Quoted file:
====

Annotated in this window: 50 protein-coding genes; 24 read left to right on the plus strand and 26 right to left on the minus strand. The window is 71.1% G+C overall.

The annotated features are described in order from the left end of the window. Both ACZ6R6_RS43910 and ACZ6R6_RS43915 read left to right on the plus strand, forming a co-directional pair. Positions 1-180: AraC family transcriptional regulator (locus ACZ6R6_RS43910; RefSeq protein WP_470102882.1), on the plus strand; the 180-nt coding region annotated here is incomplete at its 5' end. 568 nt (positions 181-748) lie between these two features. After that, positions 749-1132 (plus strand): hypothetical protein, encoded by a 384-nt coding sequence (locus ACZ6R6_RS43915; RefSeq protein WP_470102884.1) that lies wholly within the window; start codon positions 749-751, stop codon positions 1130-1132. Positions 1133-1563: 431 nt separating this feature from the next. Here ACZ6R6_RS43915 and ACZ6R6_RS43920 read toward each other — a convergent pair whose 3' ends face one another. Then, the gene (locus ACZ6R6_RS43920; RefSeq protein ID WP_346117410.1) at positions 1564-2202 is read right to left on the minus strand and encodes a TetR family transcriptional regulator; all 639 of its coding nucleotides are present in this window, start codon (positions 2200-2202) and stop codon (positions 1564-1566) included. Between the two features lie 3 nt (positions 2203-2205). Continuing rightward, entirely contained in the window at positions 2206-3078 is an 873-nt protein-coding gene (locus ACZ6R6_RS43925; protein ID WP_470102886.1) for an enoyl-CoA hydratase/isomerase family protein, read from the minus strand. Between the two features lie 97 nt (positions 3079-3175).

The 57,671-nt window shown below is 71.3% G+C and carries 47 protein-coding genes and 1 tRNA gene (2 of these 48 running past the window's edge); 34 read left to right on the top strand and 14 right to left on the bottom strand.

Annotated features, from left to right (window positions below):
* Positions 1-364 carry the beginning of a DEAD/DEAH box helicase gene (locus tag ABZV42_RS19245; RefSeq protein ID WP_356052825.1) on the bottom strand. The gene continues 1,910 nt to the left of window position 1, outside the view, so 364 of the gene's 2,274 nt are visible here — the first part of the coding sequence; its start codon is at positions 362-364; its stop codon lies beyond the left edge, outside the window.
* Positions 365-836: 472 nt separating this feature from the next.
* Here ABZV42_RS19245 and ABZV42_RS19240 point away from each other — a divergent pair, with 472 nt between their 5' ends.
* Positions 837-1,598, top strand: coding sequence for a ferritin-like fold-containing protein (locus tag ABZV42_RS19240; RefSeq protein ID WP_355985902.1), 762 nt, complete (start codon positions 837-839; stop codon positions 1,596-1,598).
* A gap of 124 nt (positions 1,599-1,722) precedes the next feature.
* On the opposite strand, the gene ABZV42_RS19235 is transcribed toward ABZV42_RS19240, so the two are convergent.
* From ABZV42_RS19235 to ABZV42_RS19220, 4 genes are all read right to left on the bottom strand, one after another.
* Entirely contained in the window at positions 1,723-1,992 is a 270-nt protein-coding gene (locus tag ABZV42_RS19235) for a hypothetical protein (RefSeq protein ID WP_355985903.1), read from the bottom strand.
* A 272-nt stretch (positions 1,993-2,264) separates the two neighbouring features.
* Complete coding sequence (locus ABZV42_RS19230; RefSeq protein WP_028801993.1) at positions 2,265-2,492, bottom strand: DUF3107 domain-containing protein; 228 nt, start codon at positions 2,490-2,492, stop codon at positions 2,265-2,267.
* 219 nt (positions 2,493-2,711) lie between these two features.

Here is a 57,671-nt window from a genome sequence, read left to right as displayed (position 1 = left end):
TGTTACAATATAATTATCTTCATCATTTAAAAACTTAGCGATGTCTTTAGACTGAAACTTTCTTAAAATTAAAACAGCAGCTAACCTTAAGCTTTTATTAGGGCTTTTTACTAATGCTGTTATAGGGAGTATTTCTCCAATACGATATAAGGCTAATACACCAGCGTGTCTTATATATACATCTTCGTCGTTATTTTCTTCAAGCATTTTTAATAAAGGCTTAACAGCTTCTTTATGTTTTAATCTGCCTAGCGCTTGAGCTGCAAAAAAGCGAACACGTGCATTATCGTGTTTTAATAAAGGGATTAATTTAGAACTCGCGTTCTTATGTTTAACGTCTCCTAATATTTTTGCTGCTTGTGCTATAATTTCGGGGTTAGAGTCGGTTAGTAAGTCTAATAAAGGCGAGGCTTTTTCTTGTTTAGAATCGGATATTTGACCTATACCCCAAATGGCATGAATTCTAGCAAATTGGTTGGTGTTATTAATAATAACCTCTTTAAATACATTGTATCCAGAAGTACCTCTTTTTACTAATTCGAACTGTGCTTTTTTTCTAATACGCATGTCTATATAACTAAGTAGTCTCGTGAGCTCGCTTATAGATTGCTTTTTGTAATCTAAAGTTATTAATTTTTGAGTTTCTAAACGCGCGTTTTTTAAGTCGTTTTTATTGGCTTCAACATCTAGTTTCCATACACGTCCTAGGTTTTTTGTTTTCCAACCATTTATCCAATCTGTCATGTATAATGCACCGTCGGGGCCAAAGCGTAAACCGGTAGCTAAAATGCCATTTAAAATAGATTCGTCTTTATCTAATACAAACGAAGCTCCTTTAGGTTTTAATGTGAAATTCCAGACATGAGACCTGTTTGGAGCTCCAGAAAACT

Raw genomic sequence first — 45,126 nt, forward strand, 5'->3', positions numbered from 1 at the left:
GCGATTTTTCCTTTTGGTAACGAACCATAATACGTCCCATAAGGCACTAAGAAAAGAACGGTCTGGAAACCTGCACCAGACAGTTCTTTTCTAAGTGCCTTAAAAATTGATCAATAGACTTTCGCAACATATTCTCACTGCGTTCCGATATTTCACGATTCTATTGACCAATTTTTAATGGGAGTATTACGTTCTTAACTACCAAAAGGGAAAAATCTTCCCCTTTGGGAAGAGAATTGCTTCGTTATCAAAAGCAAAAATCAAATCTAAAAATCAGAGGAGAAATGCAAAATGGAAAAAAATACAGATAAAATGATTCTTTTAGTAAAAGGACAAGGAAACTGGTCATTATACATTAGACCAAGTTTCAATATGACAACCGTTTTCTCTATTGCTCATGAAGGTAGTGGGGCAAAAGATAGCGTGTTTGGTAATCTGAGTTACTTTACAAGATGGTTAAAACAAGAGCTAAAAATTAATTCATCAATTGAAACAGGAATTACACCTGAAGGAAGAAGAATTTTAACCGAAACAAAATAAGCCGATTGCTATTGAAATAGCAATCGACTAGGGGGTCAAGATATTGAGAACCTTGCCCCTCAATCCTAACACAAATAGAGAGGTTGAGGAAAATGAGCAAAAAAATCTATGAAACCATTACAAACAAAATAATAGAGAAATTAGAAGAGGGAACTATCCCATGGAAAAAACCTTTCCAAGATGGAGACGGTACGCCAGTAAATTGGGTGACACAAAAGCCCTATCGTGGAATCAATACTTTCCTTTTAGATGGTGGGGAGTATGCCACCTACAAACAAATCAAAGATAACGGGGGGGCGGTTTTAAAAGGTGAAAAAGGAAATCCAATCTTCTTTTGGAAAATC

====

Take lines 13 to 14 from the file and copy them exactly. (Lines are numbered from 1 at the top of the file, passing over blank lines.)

* A 272-nt stretch (positions 1,993-2,264) separates the two neighbouring features.
* Complete coding sequence (locus ABZV42_RS19230; RefSeq protein WP_028801993.1) at positions 2,265-2,492, bottom strand: DUF3107 domain-containing protein; 228 nt, start codon at positions 2,490-2,492, stop codon at positions 2,265-2,267.